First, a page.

2nd Lt
Harry Albert Mostyn Hoops

Information about birth

Date of birth:
Place of birth:
Eccles, Lancashire, England, United Kingdom

General information

Last known residence:
119 Albany Road, Cardiff, Glamorgan, Wales, United Kingdom
Articled accountant

Army information

England, United Kingdom
British Expeditionary Force
Second Lieutenant
Enlistment date:
Enlistment place:
Holborn, Middlesex, England, United Kingdom
 —  Royal Irish Rifles, 7th Bn.  (Attached)

Information about death

Date of death:
Place of death:
Potsdam, Zonnebeke, Belgium
Cause of death:
Killed in action (K.I.A.)


Tyne Cot Memorial
Panel: 140

Distinctions and medals 2

Points of interest 4

#1 Place of birth
#2 Last known residence
#3 Enlistment place
#4 Place of death or original burial place

My story

Harry Albert Mostyn Hoops, a former articled accountant, was born on 10 February 1897 in Eccles, Lancashire, England, United Kingdom. Before the war he lived in Cardiff, Glamorgan, Wales. On 8 August 1915 he joined at the Inns of Court Regiment officers training course at Holborn, London. Harry was gazetted on 26 October 1916 and served in the 4th Bn. Princess Victoria’s (Royal Irish Fusiliers). After landing in France on 9 January 1917 he was attached to the 7th Bn. Royal Irish Rifles, part of the 48th Brigade, of the 16th (Irish) Division.

After having seen action in the Battle of Messines, the 16th (Irish) Division moved to the Ypres area, where it participated in the Battle of Passchendaele. On 16 August 1917 it was to attack German positions to the West of Zonnebeke, with the 48th and 49th Brigades. In anticipation of the attack, Battalions of both Brigades occupied positions on the Frezenberg Ridge. The 7th Royal Irish Rifles were on the right Divisional flank and went over the top at 4.45 a.m. Going towards Potsdam, they came under machine-gun fire from Pillboxes on the Ypres-Roulers Railroad and from Borry Farm and Potsdam. The machine-guns at Potsdam even kept in action while the barrage passed over them. The crossfire immediately caused heavy casualties and all officers were lost before the first objective had been reached. The advance on the right flank went a bit better and several Pillboxes were taken along the Railroad, but the attack soon came to a standstill along the whole line. Reinforcements were to no avail and the 7th Royal Irish Rifles were forced to dig in, in front of Potsdam. During the afternoon the Germans launched a counterattack and with both flanks in the air the men of the 16th (Irish) Division were forced to withdraw to the Frezenberg.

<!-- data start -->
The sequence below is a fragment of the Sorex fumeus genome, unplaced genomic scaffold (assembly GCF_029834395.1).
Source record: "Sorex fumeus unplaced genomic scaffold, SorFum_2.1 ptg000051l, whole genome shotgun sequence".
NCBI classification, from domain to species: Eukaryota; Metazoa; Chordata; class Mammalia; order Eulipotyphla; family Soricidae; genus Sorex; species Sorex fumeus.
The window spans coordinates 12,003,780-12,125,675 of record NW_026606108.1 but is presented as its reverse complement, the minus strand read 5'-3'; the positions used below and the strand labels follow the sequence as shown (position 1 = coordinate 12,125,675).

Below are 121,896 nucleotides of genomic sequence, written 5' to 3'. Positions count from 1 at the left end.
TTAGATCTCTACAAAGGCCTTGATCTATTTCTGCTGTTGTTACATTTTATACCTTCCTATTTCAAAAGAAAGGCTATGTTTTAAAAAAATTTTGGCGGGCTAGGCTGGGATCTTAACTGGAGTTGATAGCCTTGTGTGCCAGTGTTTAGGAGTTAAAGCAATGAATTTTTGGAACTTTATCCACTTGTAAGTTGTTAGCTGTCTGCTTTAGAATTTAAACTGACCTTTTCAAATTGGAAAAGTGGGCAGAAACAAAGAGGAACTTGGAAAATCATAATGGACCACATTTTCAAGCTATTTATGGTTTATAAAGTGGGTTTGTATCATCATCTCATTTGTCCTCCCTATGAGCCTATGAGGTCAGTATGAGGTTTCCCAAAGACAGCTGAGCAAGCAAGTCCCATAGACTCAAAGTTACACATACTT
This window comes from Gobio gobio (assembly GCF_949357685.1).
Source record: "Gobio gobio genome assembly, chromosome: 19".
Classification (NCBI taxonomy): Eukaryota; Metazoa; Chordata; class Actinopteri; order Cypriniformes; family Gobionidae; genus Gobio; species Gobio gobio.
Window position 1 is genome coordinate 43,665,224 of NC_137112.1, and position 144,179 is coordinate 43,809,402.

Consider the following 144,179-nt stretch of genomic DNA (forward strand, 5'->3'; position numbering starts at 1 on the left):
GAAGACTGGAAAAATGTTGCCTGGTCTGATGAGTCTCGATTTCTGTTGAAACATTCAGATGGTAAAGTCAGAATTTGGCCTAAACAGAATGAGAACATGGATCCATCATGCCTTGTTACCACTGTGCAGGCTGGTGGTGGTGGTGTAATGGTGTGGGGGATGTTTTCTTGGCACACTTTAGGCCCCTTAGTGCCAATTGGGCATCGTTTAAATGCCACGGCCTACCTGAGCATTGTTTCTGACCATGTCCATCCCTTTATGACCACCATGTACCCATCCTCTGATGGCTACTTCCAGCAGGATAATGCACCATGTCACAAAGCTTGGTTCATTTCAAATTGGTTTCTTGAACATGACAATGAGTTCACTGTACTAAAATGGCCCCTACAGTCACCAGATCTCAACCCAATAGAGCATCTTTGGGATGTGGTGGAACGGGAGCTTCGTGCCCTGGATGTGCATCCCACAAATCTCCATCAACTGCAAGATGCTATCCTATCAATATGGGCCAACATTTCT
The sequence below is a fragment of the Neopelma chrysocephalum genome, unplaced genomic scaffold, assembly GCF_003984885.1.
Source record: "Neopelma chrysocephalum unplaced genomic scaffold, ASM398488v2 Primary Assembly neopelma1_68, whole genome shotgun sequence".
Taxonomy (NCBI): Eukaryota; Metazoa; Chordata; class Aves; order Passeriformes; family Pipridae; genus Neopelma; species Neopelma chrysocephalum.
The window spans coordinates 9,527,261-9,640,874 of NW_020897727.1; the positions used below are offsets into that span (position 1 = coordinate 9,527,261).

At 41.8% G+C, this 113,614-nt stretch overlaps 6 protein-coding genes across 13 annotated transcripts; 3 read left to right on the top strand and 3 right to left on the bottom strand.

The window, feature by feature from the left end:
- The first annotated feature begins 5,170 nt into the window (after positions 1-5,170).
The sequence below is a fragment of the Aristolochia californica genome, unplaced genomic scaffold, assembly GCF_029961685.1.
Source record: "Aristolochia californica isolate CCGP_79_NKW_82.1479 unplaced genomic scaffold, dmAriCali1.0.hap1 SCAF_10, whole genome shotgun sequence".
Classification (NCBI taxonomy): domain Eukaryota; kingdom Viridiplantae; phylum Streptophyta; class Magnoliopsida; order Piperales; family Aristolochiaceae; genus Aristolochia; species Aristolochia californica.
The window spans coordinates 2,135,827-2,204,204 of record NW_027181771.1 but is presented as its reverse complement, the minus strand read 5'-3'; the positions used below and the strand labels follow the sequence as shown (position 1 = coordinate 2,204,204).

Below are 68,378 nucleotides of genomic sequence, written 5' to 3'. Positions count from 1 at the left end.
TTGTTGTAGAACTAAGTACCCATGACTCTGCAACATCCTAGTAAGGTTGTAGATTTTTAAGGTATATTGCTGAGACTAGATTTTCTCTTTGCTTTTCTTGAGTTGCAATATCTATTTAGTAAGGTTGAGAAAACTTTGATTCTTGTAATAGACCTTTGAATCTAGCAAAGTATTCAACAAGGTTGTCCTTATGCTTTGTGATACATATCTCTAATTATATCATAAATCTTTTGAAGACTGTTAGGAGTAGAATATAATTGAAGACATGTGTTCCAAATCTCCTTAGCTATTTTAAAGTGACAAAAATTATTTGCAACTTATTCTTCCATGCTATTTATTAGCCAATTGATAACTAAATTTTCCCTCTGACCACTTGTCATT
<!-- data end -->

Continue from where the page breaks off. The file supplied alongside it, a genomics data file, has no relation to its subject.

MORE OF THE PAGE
Harry Albert Mostyn Hoops, aged 20, was killed in action near the Ypres-Roulers Railroad on August 16th, 1917. Lance Corporal C. Campbell, a witness, describes his death as follows: “During the action in front of Ypres on 16th August, 1917, I was close to 2/Lt. H.A.M. Hoops, 7th Royal Irish Rifles. About 12 noon on the above date a saw Mr. Hoops shot through the forehead by a sniper. He was killed instantly. His body remained at the spot where he was killed as it was impossible to remove it.” His remains were not recovered or identified after the war. Harry Albert Mostyn Hoops has no known grave and is remembered on panel 140 of the Tyne Cot Memorial.

Sources 6

7 Battalion Royal Irish Rifles (The National Archives, Kew (TNA), WO 95/1975/2).
Sources used
Census Returns of England and Wales, 1911 (The National Archives, Kew (TNA), RG14).
Sources used
Falls, C. The Royal Irish Rifles in the great war: the history of the first seven battalions (Aldershot: Gale & Polden Ltd, 1925), 108-110.
Sources used
Imperial War Museums, HU 115876
Sources used
McCarthy, Chris. Passchendaele. The Day-by-Day Account (London: Unicorn Publishing Group, 2018), 52-53.
Sources used
Melville Henry Massue, de Ruvigny's Roll of Honour, 1914-1919: a Biographical Record of All Members of His Majesty's Naval and Military Forces Who Have Fallen in the War (Uckfield, Naval & Military Press, 2010), 3: 86.
Sources used

More information 3